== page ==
Cardinal Bo thanks Australia, appeals for support, understanding for Myanmar
Cardinal Bo meets with supporters at a Burmese community event in Sydney
Myanmar’s first Cardinal, Charles Maung Bo S.D.B., used a recent Australian visit to promote support for education and peace in Myanmar, and to urge understanding about his country’s delicate situation.
The Archbishop of Yangon spent just over a week touring Sydney, Melbourne, and Perth as a guest of Catholic Mission, whose Church Appeal is supporting children’s education programs in Myanmar. His words were heard across the country and even by overseas audiences.
Speaking in Masses, community events and private functions during his visit, Cardinal Bo touched on conflict and political turmoil in Myanmar, which has received extensive media coverage over the past two years, but focused on the Church’s work to heal and build the nation.
Cardinal Bo's message to Australia
‘We have opened schools in remote areas. We have built churches where there was none. We have educated our poor seminarians and sent them back to remote areas,’ the Cardinal said during a Solemn Mass at Sydney’s St Mary’s Cathedral, which was webcast to a worldwide audience.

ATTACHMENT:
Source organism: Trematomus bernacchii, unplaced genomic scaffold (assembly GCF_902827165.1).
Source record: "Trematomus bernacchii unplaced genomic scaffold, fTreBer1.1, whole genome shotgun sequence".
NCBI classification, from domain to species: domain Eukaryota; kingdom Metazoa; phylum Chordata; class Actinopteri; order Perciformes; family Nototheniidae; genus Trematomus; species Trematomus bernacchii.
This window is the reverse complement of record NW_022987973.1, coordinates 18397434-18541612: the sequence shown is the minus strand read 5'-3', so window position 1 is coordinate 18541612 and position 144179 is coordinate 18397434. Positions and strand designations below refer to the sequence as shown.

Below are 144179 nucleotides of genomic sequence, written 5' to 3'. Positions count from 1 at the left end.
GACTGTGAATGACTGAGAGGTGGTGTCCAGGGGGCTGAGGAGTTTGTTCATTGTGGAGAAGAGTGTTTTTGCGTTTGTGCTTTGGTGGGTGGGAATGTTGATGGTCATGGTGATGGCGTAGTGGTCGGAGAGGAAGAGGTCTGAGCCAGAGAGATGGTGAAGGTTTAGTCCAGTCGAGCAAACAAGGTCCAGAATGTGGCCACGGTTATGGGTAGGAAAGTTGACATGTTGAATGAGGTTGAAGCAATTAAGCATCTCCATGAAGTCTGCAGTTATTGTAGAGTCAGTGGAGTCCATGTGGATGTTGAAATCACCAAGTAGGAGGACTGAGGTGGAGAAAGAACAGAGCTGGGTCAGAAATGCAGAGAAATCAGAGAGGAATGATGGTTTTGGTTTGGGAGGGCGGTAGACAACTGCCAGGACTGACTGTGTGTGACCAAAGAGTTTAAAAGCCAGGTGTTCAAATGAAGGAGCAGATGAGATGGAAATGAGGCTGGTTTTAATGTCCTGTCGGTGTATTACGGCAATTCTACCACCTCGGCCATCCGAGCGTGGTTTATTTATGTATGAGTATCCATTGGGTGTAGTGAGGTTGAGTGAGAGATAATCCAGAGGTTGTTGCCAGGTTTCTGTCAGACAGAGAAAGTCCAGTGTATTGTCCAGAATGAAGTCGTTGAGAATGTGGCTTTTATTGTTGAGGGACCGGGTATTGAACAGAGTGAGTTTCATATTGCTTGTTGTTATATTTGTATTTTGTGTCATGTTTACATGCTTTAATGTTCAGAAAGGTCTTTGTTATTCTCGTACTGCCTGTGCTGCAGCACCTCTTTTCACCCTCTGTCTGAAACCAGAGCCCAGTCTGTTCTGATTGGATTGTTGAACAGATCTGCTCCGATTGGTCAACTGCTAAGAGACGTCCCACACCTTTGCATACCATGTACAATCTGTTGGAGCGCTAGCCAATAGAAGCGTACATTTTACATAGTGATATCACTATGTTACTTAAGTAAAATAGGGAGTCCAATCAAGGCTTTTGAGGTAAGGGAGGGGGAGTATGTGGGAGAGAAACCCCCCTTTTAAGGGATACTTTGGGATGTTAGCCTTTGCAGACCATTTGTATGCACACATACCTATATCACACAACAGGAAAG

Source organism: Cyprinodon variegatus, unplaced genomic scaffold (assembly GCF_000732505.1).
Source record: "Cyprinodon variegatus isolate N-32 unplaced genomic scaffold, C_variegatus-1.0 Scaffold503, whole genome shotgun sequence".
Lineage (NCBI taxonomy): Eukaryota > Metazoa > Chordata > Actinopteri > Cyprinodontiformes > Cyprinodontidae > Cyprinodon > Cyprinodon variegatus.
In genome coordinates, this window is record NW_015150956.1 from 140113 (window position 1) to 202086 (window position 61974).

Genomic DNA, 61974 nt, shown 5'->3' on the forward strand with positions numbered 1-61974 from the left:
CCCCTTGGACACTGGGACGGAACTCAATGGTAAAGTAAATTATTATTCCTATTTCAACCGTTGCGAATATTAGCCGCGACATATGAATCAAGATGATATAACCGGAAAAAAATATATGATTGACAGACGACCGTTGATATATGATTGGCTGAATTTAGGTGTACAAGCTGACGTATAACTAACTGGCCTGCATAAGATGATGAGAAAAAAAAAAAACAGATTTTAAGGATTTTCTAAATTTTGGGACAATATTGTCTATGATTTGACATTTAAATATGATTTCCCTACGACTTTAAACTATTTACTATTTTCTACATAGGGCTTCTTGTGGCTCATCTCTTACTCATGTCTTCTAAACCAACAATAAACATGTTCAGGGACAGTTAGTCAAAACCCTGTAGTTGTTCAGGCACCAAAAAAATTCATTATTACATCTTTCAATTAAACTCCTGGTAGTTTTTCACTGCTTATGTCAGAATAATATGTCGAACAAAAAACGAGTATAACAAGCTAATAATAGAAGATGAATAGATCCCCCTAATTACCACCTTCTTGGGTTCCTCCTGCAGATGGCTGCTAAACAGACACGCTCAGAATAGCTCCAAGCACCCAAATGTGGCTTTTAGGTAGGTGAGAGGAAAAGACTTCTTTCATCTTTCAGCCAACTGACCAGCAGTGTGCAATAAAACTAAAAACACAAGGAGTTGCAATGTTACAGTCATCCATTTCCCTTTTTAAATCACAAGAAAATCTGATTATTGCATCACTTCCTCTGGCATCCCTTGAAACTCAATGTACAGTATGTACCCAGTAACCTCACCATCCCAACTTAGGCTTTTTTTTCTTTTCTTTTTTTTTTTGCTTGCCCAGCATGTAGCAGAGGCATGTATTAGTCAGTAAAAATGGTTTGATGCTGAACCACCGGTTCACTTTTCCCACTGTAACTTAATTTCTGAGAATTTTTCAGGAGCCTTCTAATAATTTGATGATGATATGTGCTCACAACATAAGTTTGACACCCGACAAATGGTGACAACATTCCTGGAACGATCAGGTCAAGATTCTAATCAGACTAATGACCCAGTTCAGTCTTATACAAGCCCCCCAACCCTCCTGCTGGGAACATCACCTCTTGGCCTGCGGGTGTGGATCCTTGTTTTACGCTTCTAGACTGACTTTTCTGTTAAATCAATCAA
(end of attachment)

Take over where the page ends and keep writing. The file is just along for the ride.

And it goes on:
He took the opportunity to thank Australians for their generous commitment to supporting vulnerable people in Myanmar. ‘Australian people, through Catholic Mission, have stood shoulder to shoulder in our struggle to bring dignity to our poor youth,’ he said. ‘You have shared the bread of compassion.’
Between engagements in the three capital cities, Cardinal Bo also spoke to local and national media, eager to temper what he said were unrealistic expectations of high profile State Counsellor and Nobel Peace Laureate Aung San Suu Kyi.
‘Her power is very limited and she plays a delicate role but at this moment I believe that she is the only person who is capable of leading the country to democracy,’ he told The Catholic Weekly.
Cardinal Bo urged Australians to continue their support of education in Myanmar through Catholic Mission, linking it directly to the prospect of peace. ‘With the cooperation of people in Australia we would like to work harder, especially in the field of education,’ he said. ‘With courage and resilience, we must carry on in the future.’